Rich Sweetmeat Gingernuts

Ok, before we go any further lets clear something up. SWEETMEATS are articles of confectionery; not to be confused with SWEETBREADS which are gross bits of an animal (some kind of gland, I believe). Meat comes from the Old English ‘mete’, which basically means any kind of food. Right! Let’s get on.

You’ve probably noticed that I’m really into vintage cookbooks. As well as being fun to read, they’re a great source of inspiration. The recipes can be a little bit hard to interpret though.

Take, for example, this recipe for Rich Sweetmeat Gingernuts; found in the first edition of Mrs Beeton’s Book of Household Management. The list of ingredients is a little bizarre from the point of view of a modern reader.

There’s 1lb of treacle, 1lb sugar, 4 ounces of melted butter etc. But no quantity is given for the flour, just the tenuous direction to add as much as “may be necessary”.

Believe it or not, accurate lists of ingredients weren’t even a thing until Eliza Acton’s groundbreaking Modern Cookery for Modern Families was published in 1845. A book which was liberally plagiarised by Mrs Beeton.

Flour aside, that’s a lot of treacle. Like, A LOT. And it’s pretty powerful stuff. I knew I’d made these before for a Victorian tea party, and found them a bit strong (even though I’d cut the amount right down). The trouble is, I really can’t remember what I did with the recipe, so it was back to square one. Using a recipe for Cornish Fairings as a base, and interpreting the original quite loosely, I think the end result has turned out rather well.

While homemade candied peel will give the best results, use shop bought if you need to. The same goes for angelica, which can usually be found at this time of year, in those shops that specialise in gigantic bags of prunes and stuff. They could also be left out entirely if you’re not keen on that sort of thing.

Rich Sweetmeat Gingernuts makes 12-14

Ingredients:

  • 180g Plain flour
  • 2tsp ground ginger
  • 1tsp ground coriander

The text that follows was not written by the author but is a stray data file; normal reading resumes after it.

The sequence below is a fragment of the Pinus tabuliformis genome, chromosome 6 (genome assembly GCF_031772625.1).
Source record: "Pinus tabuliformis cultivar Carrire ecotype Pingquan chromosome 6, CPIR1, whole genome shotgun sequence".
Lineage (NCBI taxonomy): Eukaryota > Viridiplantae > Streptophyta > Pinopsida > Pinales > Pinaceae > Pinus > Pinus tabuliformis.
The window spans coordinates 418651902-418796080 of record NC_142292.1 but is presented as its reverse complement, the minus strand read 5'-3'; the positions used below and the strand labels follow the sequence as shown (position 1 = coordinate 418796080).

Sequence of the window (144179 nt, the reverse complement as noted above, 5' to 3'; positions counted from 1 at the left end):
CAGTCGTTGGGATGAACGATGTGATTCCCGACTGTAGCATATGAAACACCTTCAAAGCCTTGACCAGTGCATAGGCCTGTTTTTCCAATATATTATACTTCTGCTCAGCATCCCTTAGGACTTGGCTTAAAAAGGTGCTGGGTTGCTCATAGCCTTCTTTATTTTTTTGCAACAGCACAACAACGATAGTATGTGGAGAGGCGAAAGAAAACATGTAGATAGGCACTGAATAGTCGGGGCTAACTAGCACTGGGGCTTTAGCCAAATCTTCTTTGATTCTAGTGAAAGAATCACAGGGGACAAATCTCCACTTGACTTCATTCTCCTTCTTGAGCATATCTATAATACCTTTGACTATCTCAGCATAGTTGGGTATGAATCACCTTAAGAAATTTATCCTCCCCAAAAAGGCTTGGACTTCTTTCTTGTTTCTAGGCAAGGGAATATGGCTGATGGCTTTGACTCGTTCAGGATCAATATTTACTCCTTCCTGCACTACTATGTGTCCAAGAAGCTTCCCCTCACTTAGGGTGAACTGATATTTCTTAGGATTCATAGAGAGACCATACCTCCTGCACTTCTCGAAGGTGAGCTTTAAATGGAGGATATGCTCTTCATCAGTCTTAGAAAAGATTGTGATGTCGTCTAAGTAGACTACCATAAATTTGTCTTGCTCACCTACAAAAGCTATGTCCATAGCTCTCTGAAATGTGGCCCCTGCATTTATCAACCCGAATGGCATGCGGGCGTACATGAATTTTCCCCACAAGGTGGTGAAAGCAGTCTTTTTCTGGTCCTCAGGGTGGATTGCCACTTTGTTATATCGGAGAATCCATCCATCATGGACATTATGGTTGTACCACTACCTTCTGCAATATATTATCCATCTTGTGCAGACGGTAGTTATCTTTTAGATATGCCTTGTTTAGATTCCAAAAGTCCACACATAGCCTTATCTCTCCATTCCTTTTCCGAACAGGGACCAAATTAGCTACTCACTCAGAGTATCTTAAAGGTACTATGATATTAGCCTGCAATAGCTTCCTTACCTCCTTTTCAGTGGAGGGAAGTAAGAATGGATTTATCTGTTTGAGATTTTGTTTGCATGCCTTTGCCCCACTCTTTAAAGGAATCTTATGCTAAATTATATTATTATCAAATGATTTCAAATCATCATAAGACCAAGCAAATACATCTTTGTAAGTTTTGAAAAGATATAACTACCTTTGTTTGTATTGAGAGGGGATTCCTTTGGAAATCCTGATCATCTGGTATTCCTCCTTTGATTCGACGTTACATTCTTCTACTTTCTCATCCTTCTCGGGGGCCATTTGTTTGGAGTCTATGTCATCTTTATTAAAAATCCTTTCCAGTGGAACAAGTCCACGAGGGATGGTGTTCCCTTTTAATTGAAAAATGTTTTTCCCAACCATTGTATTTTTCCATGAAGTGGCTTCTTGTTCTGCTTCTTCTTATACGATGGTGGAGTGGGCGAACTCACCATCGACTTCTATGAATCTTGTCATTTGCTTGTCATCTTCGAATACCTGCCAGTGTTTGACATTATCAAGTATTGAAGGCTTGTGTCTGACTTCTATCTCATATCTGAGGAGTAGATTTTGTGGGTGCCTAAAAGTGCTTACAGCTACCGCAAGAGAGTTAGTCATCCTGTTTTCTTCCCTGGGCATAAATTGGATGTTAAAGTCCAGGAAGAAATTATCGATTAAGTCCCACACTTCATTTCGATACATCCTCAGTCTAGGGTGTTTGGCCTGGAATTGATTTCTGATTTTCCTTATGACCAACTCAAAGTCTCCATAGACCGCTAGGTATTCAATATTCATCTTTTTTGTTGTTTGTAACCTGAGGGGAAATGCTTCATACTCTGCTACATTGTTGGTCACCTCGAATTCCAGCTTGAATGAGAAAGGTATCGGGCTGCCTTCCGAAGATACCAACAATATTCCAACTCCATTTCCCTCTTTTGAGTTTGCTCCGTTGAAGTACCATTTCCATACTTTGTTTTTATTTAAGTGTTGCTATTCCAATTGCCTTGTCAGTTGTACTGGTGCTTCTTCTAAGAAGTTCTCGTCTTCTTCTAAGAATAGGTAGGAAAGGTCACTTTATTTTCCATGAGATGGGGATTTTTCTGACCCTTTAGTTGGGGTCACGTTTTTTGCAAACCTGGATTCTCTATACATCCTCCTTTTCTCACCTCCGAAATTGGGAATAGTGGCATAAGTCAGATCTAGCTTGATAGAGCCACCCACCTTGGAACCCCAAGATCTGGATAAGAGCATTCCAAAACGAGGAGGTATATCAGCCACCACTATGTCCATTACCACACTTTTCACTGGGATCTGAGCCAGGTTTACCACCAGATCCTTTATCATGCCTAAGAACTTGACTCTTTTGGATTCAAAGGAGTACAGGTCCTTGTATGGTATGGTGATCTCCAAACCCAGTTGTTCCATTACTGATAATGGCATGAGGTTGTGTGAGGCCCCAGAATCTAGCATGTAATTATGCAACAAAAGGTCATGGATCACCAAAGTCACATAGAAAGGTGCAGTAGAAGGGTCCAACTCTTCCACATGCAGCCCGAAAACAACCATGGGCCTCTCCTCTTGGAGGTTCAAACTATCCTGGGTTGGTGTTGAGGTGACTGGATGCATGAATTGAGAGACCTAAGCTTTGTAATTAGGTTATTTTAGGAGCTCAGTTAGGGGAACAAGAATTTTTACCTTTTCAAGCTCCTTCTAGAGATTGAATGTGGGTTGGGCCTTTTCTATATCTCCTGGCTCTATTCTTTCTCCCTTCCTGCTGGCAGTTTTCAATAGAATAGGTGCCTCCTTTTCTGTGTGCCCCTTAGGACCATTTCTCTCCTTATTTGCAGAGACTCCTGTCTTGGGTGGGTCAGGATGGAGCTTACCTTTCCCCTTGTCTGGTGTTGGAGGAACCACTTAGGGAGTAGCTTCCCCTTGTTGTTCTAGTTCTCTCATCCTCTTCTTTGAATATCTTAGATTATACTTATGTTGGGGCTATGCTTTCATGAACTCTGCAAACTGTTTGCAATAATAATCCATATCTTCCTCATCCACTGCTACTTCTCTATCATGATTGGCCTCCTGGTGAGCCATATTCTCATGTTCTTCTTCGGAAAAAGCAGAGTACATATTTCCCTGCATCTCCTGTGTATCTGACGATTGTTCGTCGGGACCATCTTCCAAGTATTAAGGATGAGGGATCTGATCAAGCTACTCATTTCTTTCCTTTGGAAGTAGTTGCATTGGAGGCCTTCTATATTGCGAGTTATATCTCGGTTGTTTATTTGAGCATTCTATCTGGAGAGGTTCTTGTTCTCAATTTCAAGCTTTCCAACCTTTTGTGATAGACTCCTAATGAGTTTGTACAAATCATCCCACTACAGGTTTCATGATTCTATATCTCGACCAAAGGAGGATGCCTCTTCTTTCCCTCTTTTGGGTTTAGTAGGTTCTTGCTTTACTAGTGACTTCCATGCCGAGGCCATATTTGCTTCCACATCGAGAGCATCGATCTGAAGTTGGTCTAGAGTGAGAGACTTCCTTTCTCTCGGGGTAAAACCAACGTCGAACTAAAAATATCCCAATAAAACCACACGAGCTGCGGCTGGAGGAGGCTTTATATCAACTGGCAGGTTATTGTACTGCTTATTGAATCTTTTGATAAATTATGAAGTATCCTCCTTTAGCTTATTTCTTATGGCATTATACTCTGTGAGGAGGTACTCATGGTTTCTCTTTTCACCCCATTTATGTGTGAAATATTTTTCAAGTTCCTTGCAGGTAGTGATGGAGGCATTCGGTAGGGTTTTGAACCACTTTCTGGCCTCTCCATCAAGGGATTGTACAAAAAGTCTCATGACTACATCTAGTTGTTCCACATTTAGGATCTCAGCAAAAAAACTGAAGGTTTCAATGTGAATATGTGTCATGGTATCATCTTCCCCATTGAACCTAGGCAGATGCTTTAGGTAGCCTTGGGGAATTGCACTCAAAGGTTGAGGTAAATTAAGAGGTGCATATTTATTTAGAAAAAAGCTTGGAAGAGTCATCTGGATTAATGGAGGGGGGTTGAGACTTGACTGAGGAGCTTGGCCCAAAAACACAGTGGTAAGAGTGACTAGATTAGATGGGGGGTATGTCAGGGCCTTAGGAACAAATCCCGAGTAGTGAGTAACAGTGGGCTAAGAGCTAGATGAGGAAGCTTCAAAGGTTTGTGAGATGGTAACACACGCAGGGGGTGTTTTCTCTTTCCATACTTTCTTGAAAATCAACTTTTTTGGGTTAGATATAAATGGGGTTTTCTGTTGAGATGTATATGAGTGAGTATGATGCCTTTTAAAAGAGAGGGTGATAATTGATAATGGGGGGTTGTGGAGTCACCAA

• 90g golden caster sugar
  • 90g butter
  • 1tsp caraway seeds
  • 30g candied peel
  • 30g candied angelica
  • 4tbsp golden syrup
  • 1tsp treacle

Method:

Preheat the oven to 200c/180 fan/gas mark 4. Grease a couple of baking trays.

Sift the flour and ground spices into a bowl. Stir in the sugar. Rub the butter into the flour until it resembles breadcrumbs.

Chop the peel and angelica into small pieces. Add to the bowl. Stir in the caraway seeds.

Gently warm the syrup and treacle in a saucepan or microwave until they are runny. Pour into the dry ingredients and mix together till it forms a stiff dough. If it seems a bit dry you can drizzle in a bit more syrup.

Divide into pieces about the size of a walnut, or just divide into the number of biscuits you want. Roll into balls, put on the baking trays, flatten slightly with your hand, and pop in the oven.

Bake for around 15 minutes, or until a rich golden brown. If you want a decorative effect on top, once the biscuits have puffed up and are starting to brown, squash them down the middle with a fork. This is purely optional.

They will still be soft when they come out the oven. Allow to firm up a little before transferring to a wire rack. Once cool, they should be crispy on the outside and delightfully chewy in the middle.

Bird’s Nest Cookies

“There’s a change in the air, you can smell it. Fresh growth is sprouting under the weak sunshine and the birds in the garden are busy collecting nesting materials. The domestic birds: Verity, Scootaloo, Meg and Moriarty, can feel it too and laying is in full swing. Visitors are compelled to leave with half a dozen eggs whether they like it or not.”

This is an extract from one of my early posts. Sadly all of these hens are long since deceased. They are ‘ex-chickens’, who have shuffled off this mortal coil and ceased to be.* Sadly we no longer keep hens at all; the garden of Crumb Villa is just too small. I do miss them though. The main bird life around here is enormous crows, and seagulls. We don’t live anywhere near the coast, but every morning they wake me up at 5 am shouting “Bleurgh”, or making noises that sound like hysterical crying.

We may not have any fresh eggs to offer visitors anymore, but with Easter over, it’s a good time to buy chocolate eggs at a reduced price and make these yummy bird’s nest biscuits instead. You probably already have recipes for shortbread and chocolate crispy cakes, so go rootle them out and gather the ingredients. You will also need a bag of marshmallows (the proper ones, not Flumps) and about 200g of chocolate mini eggs.

Birds Nest Biscuits

  • A batch of round shortbread bicuits (I used about 10, with some left over). You could use ready made ones if you like.
  • A batch of  chocolate cornflake or rice crispy cake mix
  • Marshmallows
  • Chocolate mini eggs

Bake the shortbread until pale gold in colour (unless you are using store bought).  Cut some marshmallows in half and put half a mallow on each biscuit. Pop them back in the oven for a couple of minutes until the mallow has melted slightly (if using store bought, preheat the oven to a medium high temperature for this step). Transfer them to a wire rack to cool.

Prepare the chocolate cornflake mix. Put a large spoonful of mixture on top of each biscuit, covering the marshmallow. Press three chocolate eggs on top of each one and leave till the chocolate has set.

Don’t do what I did, and try to melt all of the marshmallows at once in a saucepan. You will never get the resulting sticky mess as far as the biscuits; have you ever read the story of Brer Rabbit and the tar baby? Need I say more!

*Search for ‘The Parrot Sketch’ by Monty Python’s Flying Circus on YouTube